David Bourget (Western Ontario)
David Chalmers (ANU, NYU)
Rafael De Clercq
Jack Alan Reynolds
Learn more about PhilPapers
NanoEthics 5 (3):251-267 (2011)
Nanotechnology—the control of matter at the level of atoms and molecules—has evoked a large body of literature on moral and ethical issues. Almost all of this is expressed in secular voices. Religious commentaries about nanotechnology have been much more rare. And yet survey research indicates that religious belief will be one of the most powerful influences in shaping public views about nanotechnology. This paper argues that it is worth knowing what religious voices have said about nanotechnology, so that we might anticipate additional religious reactions in the future. After that, this paper presents seven cases of religious reactions to nanotechnology from a variety of faiths. This information gives us some insights about how religious individuals and institutions think about this technology, and also insights about how a new technology evokes a variety of hopes and fears
|Keywords||Religion Transhumanism Golem Enhancement Standard technological ethics Embodiment Cyberimmortality|
|Categories||categorize this paper)|
Setup an account with your affiliations in order to access resources via your University's proxy server
Configure custom proxy (use this if your affiliation does not provide a proxy)
|Through your library|
References found in this work BETA
Fritz Allhoff (2007). On the Autonomy and Justification of Nanoethics. NanoEthics 1 (3):185-210.
William Sims Bainbridge (2007). Converging Technologies and Human Destiny. Journal of Medicine and Philosophy 32 (3):197 – 216.
William Sims Bainbridge (2005). The Transhuman Heresy. Journal of Evolution and Technology 14 (2):91-100.
Patrick D. Hopkins (2002). Protecting God From Science and Technology: How Religious Criticisms of Biotechnologies Backfire. Zygon 37 (2):317-344.
Citations of this work BETA
No citations found.
Similar books and articles
Robert Sparrow (2009). The Social Impacts of Nanotechnology: An Ethical and Political Analysis. [REVIEW] Journal of Bioethical Inquiry 6 (1):13-23.
Robert E. McGinn (2010). What's Different, Ethically, About Nanotechnology?: Foundational Questions and Answers. [REVIEW] NanoEthics 4 (2):115-128.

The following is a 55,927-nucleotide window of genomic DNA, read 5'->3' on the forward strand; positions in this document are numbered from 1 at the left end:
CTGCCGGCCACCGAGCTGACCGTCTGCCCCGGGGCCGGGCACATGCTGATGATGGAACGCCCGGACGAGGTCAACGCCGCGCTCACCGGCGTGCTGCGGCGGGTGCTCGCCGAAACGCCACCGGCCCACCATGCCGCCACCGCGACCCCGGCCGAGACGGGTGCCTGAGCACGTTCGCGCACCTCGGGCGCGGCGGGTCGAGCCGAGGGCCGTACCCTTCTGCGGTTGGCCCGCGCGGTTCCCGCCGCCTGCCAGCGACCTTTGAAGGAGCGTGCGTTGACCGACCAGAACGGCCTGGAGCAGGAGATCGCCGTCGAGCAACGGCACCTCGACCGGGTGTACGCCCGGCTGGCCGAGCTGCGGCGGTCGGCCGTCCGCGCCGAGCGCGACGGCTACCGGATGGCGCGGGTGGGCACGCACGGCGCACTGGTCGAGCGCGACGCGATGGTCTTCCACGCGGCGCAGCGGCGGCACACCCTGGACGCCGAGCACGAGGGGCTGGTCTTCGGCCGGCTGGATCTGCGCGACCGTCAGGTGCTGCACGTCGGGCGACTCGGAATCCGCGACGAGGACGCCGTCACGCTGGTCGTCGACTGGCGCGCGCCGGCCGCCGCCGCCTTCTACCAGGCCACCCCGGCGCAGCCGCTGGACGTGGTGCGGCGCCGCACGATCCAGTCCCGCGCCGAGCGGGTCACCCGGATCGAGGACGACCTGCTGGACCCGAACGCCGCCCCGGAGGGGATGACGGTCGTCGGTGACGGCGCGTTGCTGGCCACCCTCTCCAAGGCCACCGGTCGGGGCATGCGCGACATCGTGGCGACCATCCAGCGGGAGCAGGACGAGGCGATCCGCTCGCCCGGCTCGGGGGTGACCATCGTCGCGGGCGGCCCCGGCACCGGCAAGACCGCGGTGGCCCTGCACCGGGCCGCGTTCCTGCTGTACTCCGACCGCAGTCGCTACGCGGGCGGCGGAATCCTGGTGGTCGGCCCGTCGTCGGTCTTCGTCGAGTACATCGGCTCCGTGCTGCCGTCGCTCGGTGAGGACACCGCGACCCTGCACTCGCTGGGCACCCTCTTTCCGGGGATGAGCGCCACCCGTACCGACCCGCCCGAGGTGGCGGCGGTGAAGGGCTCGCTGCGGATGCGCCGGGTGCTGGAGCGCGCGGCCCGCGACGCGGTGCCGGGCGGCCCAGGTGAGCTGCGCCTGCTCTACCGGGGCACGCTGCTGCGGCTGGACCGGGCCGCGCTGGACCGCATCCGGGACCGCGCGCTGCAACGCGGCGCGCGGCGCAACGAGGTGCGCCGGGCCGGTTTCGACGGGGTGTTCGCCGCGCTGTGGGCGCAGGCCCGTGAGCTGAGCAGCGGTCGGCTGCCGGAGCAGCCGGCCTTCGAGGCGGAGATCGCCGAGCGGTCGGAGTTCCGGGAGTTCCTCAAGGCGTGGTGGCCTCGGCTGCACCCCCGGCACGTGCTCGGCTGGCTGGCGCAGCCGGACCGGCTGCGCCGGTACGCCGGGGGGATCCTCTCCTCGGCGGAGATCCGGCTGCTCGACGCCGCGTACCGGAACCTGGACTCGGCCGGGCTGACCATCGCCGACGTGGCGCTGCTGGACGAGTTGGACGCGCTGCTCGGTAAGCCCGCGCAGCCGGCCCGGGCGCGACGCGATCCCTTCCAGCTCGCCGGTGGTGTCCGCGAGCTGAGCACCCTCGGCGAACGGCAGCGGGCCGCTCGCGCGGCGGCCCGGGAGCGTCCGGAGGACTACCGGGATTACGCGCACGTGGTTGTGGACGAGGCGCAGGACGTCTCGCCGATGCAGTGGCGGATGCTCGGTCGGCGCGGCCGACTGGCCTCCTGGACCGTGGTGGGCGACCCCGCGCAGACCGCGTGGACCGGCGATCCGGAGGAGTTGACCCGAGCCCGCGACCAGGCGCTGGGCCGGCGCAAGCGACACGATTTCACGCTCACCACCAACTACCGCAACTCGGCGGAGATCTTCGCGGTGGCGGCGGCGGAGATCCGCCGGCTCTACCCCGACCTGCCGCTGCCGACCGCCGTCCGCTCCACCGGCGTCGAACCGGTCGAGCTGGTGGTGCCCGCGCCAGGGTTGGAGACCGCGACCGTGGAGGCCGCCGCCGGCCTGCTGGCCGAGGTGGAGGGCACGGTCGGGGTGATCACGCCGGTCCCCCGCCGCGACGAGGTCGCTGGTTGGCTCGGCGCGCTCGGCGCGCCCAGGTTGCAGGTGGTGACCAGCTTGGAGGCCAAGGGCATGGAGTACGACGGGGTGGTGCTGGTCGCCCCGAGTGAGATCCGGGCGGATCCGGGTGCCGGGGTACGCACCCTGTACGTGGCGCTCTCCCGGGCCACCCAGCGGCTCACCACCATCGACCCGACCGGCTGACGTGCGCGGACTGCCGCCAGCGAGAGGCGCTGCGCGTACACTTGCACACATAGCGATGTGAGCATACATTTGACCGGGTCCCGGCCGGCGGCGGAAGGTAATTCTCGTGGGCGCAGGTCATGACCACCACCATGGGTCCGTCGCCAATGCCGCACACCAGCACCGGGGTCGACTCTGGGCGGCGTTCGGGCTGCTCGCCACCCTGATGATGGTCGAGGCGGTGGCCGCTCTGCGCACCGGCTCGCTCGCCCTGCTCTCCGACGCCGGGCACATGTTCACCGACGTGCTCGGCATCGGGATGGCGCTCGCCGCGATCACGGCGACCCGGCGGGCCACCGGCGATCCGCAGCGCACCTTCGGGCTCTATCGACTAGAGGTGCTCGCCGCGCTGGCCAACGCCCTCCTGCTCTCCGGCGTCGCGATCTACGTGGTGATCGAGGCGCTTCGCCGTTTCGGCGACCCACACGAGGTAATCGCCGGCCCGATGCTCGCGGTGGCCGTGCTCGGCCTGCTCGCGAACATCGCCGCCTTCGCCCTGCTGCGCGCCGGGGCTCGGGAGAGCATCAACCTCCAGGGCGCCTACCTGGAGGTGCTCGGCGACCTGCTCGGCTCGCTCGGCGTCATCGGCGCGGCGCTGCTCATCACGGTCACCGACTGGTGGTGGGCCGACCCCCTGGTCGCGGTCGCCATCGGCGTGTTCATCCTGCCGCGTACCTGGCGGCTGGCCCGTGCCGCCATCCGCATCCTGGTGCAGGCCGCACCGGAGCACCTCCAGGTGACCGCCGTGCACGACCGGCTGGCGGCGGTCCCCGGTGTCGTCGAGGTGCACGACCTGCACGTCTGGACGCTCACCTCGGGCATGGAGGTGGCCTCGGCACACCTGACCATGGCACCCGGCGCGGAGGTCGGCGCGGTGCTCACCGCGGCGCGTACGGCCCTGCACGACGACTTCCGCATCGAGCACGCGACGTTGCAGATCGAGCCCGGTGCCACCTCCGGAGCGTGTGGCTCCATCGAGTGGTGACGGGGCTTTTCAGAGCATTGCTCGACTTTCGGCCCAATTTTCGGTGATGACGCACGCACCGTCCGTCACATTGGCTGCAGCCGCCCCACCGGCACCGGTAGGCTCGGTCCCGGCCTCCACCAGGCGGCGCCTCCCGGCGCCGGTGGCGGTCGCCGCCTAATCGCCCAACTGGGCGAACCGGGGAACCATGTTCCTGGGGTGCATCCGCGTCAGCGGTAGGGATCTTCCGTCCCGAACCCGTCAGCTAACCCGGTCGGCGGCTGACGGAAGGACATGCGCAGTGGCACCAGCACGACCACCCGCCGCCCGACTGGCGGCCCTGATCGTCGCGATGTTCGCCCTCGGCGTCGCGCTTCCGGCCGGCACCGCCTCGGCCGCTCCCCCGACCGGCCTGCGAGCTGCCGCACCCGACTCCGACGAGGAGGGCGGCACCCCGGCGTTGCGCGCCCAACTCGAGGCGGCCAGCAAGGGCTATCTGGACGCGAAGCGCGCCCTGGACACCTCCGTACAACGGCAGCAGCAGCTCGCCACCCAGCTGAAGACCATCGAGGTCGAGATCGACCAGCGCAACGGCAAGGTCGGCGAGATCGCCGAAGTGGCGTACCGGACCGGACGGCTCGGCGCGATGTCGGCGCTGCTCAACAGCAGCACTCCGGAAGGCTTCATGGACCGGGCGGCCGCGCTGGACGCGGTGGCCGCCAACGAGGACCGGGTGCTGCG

Andrew Jamison (2009). Can Nanotechnology Be Just? On Nanotechnology and the Emerging Movement for Global Justice. NanoEthics 3 (2):129-136.
Deborah G. Johnson (2007). Ethics and Technology 'in the Making': An Essay on the Challenge of Nanoethics. [REVIEW] NanoEthics 1 (1):21-30.
Christopher P. Toumey (2008). Reading Feynman Into Nanotechnology. Techne 12 (3):133-168.
E. Schuller (2004). Perception of Risk and Nanotechnology. In Baird D. (ed.), Discovering the Nanoscale. Ios.
Armin Grunwald (2005). Nanotechnology — a New Field of Ethical Inquiry? Science and Engineering Ethics 11 (2):187-201.
Craig Cormick (2009). Why Do We Need to Know What the Public Thinks About Nanotechnology? NanoEthics 3 (2):167-173.
Ibo van de Poel (2008). How Should We Do Nanoethics? A Network Approach for Discerning Ethical Issues in Nanotechnology. NanoEthics 2 (1):25-38.
Soraj Hongladarom (2009). Nanotechnology, Development and Buddhist Values. NanoEthics 3 (2):97-107.
D. S. Horner (2005). Anticipating Ethical Challenges: Is There a Coming Era of Nanotechnology? [REVIEW] Ethics and Information Technology 7 (3):127-138.
Ellen-Marie Forsberg (2012). Standardisation in the Field of Nanotechnology: Some Issues of Legitimacy. Science and Engineering Ethics 18 (4):719-739.
Mehdi Rahimpour, Mahmoud Rahimpour, Hosna Gomari, Elham Shirvani, Amin Niroumanesh, Kamelia Saremi & Soroush Sardari (2012). Public Perceptions of Nanotechnology: A Survey in the Mega Cities of Iran. NanoEthics 6 (2):119-126.
Added to index2011-10-17
Total downloads19 ( #105,148 of 1,692,984 )
Recent downloads (6 months)1 ( #193,926 of 1,692,984 )
How can I increase my downloads?